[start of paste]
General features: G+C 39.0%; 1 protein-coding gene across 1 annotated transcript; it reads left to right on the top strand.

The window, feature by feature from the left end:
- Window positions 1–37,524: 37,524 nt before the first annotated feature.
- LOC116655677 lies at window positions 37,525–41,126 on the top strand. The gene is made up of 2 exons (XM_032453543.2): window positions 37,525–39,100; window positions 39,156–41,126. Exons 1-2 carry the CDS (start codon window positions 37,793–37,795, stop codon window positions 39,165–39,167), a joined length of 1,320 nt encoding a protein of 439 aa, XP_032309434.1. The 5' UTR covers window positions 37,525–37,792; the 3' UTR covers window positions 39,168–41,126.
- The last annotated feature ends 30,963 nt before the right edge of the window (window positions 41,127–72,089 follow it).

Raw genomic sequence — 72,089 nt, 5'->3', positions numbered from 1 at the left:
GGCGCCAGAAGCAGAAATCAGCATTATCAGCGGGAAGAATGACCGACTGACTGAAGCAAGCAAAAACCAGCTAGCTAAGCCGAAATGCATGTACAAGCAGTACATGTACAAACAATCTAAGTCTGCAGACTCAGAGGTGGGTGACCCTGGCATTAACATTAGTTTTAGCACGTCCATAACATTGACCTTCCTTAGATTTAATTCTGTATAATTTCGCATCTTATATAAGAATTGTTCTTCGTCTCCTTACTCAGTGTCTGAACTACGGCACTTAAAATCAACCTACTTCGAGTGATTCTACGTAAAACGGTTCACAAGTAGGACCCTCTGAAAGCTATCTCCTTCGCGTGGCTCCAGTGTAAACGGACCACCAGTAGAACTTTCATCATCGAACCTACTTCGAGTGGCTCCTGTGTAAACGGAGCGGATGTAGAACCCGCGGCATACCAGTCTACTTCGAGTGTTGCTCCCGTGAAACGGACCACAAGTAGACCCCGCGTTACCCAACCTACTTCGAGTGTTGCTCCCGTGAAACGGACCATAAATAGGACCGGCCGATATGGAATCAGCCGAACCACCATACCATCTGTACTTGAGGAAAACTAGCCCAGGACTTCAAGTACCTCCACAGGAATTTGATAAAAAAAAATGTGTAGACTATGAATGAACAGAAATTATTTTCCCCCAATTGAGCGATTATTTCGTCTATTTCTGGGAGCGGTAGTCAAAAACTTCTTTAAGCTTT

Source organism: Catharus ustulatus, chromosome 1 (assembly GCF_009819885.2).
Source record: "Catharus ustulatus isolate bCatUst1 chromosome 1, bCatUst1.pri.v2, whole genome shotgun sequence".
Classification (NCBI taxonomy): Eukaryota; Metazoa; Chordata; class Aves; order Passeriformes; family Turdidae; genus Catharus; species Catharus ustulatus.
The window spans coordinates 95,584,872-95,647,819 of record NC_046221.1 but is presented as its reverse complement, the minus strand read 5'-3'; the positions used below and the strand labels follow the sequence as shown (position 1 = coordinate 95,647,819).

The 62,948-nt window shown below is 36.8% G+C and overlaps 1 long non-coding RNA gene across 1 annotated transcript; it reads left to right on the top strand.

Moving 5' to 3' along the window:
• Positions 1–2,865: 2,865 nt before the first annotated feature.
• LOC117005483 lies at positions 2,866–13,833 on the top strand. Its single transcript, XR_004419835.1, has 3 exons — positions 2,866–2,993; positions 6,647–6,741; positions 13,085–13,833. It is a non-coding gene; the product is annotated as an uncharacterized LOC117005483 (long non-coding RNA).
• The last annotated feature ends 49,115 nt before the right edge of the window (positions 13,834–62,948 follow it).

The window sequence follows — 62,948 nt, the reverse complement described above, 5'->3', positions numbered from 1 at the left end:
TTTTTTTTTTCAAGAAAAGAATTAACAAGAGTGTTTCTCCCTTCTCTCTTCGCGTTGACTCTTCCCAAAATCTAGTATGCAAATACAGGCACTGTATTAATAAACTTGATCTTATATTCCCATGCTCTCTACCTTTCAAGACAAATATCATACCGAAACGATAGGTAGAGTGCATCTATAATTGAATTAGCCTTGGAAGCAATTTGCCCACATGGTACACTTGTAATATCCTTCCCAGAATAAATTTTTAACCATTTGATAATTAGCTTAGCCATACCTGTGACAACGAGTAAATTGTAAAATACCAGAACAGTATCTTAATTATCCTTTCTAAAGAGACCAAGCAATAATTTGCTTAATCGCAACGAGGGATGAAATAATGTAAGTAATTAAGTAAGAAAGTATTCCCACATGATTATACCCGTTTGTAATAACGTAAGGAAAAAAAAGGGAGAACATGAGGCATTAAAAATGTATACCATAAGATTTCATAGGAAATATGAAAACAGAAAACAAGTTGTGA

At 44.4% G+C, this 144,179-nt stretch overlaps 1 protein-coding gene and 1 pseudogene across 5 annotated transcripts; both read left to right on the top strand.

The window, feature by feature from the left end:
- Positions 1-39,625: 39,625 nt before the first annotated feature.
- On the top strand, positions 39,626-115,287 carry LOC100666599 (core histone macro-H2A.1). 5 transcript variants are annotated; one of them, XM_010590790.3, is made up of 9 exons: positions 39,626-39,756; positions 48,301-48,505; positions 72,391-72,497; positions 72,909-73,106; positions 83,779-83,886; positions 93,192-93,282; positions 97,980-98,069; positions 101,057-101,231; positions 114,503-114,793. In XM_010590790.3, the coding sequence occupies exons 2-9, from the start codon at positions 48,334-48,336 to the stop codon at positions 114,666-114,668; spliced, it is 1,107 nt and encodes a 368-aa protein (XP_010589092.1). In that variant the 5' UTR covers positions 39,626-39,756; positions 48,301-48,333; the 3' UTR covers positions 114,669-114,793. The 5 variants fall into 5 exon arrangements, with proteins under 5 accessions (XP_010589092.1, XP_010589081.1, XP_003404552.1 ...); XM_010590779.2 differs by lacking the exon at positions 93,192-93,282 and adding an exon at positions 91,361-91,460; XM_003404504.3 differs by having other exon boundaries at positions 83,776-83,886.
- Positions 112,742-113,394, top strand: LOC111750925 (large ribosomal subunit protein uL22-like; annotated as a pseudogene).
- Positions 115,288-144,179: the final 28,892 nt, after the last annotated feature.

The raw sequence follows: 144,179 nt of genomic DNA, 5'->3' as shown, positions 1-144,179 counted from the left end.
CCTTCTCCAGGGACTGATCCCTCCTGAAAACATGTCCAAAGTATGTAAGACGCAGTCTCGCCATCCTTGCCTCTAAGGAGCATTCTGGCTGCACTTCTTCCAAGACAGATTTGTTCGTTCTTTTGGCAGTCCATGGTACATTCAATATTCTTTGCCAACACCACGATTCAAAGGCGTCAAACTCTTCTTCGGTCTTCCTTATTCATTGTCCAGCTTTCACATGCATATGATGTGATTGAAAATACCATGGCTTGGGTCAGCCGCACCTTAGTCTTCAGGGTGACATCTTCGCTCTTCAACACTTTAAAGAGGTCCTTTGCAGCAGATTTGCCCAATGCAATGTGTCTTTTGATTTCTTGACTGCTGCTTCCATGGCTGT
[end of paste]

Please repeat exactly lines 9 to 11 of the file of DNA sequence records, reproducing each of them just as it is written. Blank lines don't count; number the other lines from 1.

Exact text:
Source record: "Catharus ustulatus isolate bCatUst1 chromosome 1, bCatUst1.pri.v2, whole genome shotgun sequence".
Classification (NCBI taxonomy): Eukaryota; Metazoa; Chordata; class Aves; order Passeriformes; family Turdidae; genus Catharus; species Catharus ustulatus.
The window spans coordinates 95,584,872-95,647,819 of record NC_046221.1 but is presented as its reverse complement, the minus strand read 5'-3'; the positions used below and the strand labels follow the sequence as shown (position 1 = coordinate 95,647,819).